Skip to main content
padlock icon - secure page this page is secure

Resveratrol improves high-fructose-induced vascular dysfunction in rats

Buy Article:

$36.73 + tax (Refund Policy)

High levels of fructose in the diet results in metabolic abnormalities and vascular disorders. In this study, the effect of resveratrol (RES) on vascular relaxation and contraction responses was examined in the aorta of high-fructose (HFr)-fed rats. mRNA expressions of aortic sirtuin 1 (SIRT1), GLUT5, and aldolase B were also investigated. Rats were given fructose (30%) and (or) RES (50 mg·L−1) in their drinking water for 8 weeks. In the HFr-fed rats, plasma levels of arginine and the ratio of arginine:asymmetric dimethylarginine (ADMA) decreased, whereas leptin levels increased. Decreased relaxation and increased contractile responses were detected in aortic rings. However, the aortic expressions of SIRT1, GLUT5, and aldolase B remained unchanged. RES treatment restored HFr-induced vascular dysfunction without improvements in insulin resistance. Treatment of HFr-fed rats with RES increased plasma levels of arginine and the l-arginine:ADMA ratio, and decreased plasma levels of leptin. RES increased SIRT1 expression, but decreased the expression of GLUT5 and aldolase B in aortas from HFr-fed rats. These results suggest that RES contributes to the restoration of HFr-induced vascular dysfunction in rats, at least in part, by up-regulation of SIRT 1 and down-regulation of GLUT5 and aldolase B in the aorta. Moreover, RES may have a positive influence on vasculature by partly restoring the plasma arginine:ADMA ratio and leptin levels.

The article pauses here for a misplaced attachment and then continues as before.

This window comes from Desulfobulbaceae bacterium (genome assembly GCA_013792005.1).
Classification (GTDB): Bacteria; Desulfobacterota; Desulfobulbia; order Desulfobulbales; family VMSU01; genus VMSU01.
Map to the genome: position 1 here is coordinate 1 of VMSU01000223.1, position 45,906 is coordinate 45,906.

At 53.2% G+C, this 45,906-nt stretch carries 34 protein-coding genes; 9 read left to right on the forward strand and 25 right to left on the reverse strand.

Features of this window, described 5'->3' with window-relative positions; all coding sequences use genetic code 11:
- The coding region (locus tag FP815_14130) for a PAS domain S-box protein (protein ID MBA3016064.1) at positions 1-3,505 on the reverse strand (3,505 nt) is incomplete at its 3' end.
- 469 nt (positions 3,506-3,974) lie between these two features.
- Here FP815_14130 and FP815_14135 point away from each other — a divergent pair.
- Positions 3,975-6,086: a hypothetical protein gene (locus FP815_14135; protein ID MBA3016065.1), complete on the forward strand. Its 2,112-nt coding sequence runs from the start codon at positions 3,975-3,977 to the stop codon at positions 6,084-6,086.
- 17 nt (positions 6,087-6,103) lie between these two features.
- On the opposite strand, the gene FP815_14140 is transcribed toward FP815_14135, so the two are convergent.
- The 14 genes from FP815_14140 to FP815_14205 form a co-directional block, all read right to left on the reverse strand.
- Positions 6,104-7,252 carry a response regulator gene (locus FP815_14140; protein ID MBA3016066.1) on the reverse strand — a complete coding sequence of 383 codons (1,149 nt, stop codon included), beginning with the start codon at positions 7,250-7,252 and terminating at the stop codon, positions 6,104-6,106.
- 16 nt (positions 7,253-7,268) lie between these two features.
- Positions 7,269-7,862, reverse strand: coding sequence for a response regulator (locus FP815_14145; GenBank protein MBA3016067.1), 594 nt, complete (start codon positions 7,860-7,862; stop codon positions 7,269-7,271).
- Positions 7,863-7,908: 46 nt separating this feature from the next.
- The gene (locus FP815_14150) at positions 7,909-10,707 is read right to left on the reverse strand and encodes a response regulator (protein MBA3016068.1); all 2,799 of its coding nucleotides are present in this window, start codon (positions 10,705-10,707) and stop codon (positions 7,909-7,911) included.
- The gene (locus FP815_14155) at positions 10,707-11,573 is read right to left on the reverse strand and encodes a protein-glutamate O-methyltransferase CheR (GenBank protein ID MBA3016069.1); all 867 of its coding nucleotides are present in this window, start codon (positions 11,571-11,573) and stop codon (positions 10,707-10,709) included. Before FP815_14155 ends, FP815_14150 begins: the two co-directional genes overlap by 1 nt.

No Reference information available - sign in for access.
No Citation information available - sign in for access.
No Supplementary Data.
No Article Media
No Metrics

Keywords: arginine; asymmetric dimethylarginine; diméthylarginine asymétrique; diète riche en fructose; fonction vasculaire; high fructose; leptin; leptine; resveratrol; resvératrol; sirtuin; sirtuine; vascular function

Document Type: Research Article

Affiliations: 1: Department of Biochemistry, Istanbul Faculty of Medicine, Istanbul University, Capa 34093, Istanbul, Turkey. 2: Department of Pharmacology, Faculty of Pharmacy, Istanbul University, Beyazit, 34116, Istanbul, Turkey.

Publication date: January 1, 2014

More about this publication?
  • Access Key
  • Free content
  • Partial Free content
  • New content
  • Open access content
  • Partial Open access content
  • Subscribed content
  • Partial Subscribed content
  • Free trial content
Cookie Policy
Cookie Policy
Ingenta Connect website makes use of cookies so as to keep track of data that you have filled in. I am Happy with this Find out more